Timeline: The hunt for flight MH370
HONG KONG — Friday marks day seven of the search for the missing Malaysia Airlines jet, as the hunt widens into the vast Indian Ocean.
Here is a timeline of major developments since the plane vanished early Saturday with 239 people on board, en route from Kuala Lumpur to Beijing:
SATURDAY MARCH 8
— Malaysia Airlines says the Boeing 777 lost contact with air traffic control at around 1:30 a.m. (1730 GMT Friday), about an hour after take-off from Kuala Lumpur International Airport. Initially, authorities had put the last contact time at 2:40 a.m.
— Vietnam says the plane went missing near its airspace. It launches a search operation that expands into a huge international hunt in the South China Sea, involving dozens of ships and aircraft from countries including the US and Japan.
— Tearful relatives of the 153 Chinese passengers criticise Malaysia Airlines over a lack of information.
— Vietnamese planes spot two large oil slicks near the plane’s last known location, but it proves a false alarm.
— It also emerges that two passengers were travelling on stolen EU passports, fuelling speculation of a terrorist attack.
SUNDAY MARCH 9
— Malaysia says it is probing a possible terror link to the jet’s disappearance. The US sends FBI agents to assist in the investigation.
— Malaysia raises the first of several suggestions that the plane may have veered radically off-course — with the air force chief saying it may have turned back towards Kuala Lumpur for no apparent reason.
— A Vietnamese plane spots possible debris off southwest Vietnam — but this too yields no sign of the airliner.
MONDAY MARCH 10
— Authorities double the search radius to 100 nautical miles (equivalent to 185 kilometres) around the point where MH370 disappeared from radar.
— China lashes out at Malaysia, saying it needs to speed up the investigation.
— Malaysia sends ships to investigate a sighting of a possible life raft, but a Vietnamese vessel that gets there first finds only flotsam.
— Chemical analysis by Malaysia disproves any link between oil slicks found at sea and the missing plane.
TUESDAY MARCH 11
— The search area now includes land on the Malaysian peninsula itself, the waters off its west coast, and an area to the north of Indonesia’s Sumatra island — all far removed from the flight’s scheduled route.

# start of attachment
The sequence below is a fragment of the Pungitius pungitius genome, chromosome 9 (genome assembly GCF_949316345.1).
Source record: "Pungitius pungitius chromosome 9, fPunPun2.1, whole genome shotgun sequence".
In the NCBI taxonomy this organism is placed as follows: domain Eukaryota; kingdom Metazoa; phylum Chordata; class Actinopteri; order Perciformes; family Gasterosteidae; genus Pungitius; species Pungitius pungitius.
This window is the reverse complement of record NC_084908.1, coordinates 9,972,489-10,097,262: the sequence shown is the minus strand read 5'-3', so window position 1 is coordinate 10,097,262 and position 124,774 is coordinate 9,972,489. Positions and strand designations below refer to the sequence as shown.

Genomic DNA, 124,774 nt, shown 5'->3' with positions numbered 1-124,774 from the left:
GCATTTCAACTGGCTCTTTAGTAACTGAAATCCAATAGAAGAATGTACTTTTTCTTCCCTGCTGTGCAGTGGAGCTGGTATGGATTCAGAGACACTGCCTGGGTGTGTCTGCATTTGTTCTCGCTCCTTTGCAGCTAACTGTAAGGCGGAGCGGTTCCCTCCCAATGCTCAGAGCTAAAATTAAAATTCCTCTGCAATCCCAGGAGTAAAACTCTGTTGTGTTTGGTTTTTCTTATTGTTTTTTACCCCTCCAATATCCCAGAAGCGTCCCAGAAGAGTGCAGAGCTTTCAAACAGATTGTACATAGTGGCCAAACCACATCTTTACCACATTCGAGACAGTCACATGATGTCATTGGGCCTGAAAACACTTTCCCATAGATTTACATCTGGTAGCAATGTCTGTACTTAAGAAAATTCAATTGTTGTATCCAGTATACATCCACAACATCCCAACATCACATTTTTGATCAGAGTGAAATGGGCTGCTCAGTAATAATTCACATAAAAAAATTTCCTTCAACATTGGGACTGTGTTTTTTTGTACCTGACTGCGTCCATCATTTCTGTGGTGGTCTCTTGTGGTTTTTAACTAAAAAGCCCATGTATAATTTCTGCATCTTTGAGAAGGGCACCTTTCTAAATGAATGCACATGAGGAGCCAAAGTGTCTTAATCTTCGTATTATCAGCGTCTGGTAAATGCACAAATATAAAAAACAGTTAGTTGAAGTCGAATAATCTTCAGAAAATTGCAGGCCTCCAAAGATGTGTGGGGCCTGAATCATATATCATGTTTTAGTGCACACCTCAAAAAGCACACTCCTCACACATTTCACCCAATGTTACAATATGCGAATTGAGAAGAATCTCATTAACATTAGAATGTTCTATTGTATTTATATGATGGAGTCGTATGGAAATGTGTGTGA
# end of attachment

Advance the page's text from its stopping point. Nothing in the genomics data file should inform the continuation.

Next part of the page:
— Authorities identify the two men with stolen passports as young Iranians who are believed to be illegal immigrants — not terrorists.
WEDNESDAY MARCH 12
— Malaysia expands the search zone to include the Malacca Strait off the country’s west coast and the Andaman Sea north of Indonesia, hundreds of kilometres away.
— Malaysia’s air force chief says an unidentified object was detected on military radar north of the Malacca Strait early Saturday — less than an hour after the plane lost contact — but says it is still being investigated.
— At a heated news conference, Malaysian officials deny that the search is in disarray after China says conflicting information about its course is “pretty chaotic”.
— It emerges that US regulators warned months ago of a “cracking and corrosion” problem on Boeing 777s that could lead to a mid-air break-up — but the manufacturer later confirms that the warning did not apply to the missing plane, which had a different kind of antenna.
THURSDAY MARCH 13
— Malaysia dismisses a report in the Wall Street Journal which said US investigators suspect the plane flew on for four hours after its last known contact, based on data sent from its engines.
— Authorities in Kuala Lumpur also say that Chinese satellite images of suspected debris in the South China Sea are yet another false lead.
— India steps up its search, sending three ships and three aircraft to the remote Andaman and Nicobar Islands.
FRIDAY MARCH 14
— The hunt spreads west to the Indian Ocean after the White House cites unspecified “new information” that the jet may have flown on after losing contact.
— Malaysia declines to comment on US media reports that cite US officials as saying the plane’s communication system — not the engines — continued to “ping” a satellite for hours after it disappeared, suggesting it may have travelled a huge distance.
— A US warship, initially deployed to Thailand, is among the vessels heading to the Indian Ocean.
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